Think about where guests will sit while you cook and where you would like to eat. Short-stay seating, such as breakfast bars, need to be situated away from the work zone so no one gets in the way, but close enough so conversation flows easily. Skylights running right along the highest point of this roof flood this open-plan kitchen and dining space with light. Hang artwork and fabulous pendant lights to lead the eye around the space. There are many advantages to having an open-plan kitchen. The most obvious is that you'll be able to socialise more easily with family and friends while cooking. It also enables you to keep an eye on children during homework time or while they are playing in the garden. This open-plan design incorporates dining, living and entertaining zones.
Often, it's not possible to get rid of structural pillars,' says Scott Nicholson, ‘but sometimes you can move them, and even shifting by half a metre can have a huge impact in some rooms. You can usually convert something negative into a positive feature if you deal with it imaginatively – try building a pillar into an island to create an architectural feature, for example. L-shaped and t-shaped rooms can be effectively split into zones, dedicating one leg to dining or storage, and keeping the working kitchen in the other. If you buy a property with curved walls, such as an oast house, it's usually because you like its style – ‘so make the most of its quirkiness with cabinets that follow the curves,' Scott advises. Even if this means that you have to buy more expensive bespoke furniture, you may not need a large amount of it to create a dramatic effect.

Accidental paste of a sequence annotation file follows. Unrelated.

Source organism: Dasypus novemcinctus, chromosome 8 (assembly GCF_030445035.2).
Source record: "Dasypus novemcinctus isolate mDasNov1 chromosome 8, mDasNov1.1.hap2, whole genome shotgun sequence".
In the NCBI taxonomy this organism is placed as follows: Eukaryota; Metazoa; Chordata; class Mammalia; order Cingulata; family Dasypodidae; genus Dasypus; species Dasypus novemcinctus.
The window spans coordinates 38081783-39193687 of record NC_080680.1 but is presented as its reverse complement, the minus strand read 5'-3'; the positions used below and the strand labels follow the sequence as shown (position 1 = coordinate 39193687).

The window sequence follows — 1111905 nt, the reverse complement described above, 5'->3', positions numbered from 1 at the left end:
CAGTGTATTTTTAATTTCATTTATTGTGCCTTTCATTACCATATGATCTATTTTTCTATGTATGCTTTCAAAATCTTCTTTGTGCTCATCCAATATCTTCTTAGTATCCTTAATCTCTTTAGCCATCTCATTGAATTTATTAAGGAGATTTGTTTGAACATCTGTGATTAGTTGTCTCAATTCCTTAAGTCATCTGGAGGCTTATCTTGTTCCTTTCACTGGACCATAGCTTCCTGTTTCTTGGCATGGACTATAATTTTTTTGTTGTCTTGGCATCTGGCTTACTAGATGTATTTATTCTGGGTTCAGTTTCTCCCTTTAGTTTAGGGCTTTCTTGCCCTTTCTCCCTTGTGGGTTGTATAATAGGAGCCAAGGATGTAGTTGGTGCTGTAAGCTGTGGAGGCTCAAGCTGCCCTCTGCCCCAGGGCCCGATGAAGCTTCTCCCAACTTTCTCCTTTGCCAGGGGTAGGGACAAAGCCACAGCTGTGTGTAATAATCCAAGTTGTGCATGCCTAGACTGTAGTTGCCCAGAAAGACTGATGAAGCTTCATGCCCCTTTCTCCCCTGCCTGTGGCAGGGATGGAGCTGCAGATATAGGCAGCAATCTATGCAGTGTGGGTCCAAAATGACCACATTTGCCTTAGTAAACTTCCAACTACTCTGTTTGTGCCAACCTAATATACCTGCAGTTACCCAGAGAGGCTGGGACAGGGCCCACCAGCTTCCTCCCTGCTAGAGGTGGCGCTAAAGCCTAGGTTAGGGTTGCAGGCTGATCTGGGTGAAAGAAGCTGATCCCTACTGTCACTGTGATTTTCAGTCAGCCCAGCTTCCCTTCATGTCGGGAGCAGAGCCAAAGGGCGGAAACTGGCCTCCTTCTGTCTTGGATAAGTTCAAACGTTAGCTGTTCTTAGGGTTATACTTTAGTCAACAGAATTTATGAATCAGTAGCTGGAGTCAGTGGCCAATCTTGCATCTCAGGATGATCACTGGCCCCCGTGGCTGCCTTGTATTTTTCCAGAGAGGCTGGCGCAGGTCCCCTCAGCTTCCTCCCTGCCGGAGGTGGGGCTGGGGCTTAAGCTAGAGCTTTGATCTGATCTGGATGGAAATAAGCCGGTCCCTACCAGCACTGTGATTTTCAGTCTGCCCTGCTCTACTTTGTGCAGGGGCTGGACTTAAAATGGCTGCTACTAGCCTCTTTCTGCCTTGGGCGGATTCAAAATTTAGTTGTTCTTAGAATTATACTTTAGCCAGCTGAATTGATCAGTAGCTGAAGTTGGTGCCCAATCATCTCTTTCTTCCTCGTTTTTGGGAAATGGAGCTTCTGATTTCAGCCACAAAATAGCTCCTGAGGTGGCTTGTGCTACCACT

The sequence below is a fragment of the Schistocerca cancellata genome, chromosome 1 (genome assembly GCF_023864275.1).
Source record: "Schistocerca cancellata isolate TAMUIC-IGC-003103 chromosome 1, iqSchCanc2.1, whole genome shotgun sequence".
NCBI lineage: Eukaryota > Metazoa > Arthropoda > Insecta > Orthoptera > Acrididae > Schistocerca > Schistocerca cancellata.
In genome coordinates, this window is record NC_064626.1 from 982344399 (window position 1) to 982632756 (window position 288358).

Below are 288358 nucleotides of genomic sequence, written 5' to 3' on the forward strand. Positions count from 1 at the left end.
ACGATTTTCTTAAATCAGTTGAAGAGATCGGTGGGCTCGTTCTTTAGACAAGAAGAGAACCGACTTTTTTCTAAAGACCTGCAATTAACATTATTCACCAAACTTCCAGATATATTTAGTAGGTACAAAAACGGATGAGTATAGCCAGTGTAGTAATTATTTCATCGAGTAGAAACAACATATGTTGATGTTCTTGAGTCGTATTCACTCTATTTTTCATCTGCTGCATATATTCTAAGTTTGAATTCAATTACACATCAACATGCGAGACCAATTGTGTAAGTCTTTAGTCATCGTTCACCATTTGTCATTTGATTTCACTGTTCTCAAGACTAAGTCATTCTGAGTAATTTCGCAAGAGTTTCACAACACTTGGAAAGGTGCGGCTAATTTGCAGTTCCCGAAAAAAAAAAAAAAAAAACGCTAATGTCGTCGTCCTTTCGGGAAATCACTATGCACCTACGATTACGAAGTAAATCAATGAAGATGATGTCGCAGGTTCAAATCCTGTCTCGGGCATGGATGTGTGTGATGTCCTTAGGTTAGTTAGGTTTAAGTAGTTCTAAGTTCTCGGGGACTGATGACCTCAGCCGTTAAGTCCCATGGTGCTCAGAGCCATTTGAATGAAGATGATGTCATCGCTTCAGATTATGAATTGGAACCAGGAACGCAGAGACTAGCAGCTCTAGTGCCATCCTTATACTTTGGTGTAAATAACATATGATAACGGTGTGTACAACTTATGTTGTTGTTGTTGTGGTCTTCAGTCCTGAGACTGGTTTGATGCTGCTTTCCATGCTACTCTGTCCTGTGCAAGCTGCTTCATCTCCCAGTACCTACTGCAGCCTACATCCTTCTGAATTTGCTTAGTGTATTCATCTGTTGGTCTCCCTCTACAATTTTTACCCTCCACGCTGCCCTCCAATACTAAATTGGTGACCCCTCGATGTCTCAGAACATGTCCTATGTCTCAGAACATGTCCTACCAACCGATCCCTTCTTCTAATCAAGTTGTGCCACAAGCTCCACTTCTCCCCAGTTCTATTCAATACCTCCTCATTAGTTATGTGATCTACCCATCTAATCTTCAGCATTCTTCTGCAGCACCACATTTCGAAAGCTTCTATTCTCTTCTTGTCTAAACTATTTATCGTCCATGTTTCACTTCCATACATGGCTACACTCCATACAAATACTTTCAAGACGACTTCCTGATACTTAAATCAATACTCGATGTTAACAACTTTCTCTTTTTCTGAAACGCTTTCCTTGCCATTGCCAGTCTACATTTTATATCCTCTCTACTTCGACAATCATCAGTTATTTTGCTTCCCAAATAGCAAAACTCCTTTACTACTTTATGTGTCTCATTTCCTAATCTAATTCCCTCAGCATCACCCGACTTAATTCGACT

An island unit has lots to bring to a kitchen design. It can provide extra prep space and form a boundary between the cooking zone and the living/dining area. A shaped island unit can also help direct the flow of traffic away from busy hotspots. Functions aside, the change of pace offered by a kitchen island often encourages a variation in material. You can afford to be braver here with a bolder finish or colour, or perhaps a more expensive material that would be prohibitive across an entire room. An island will define a kitchen, forming a division between dining and living spaces. For this reason, at least the facing part of the island should be in warm and welcoming materials to make a transition from efficient kitchen surfaces.
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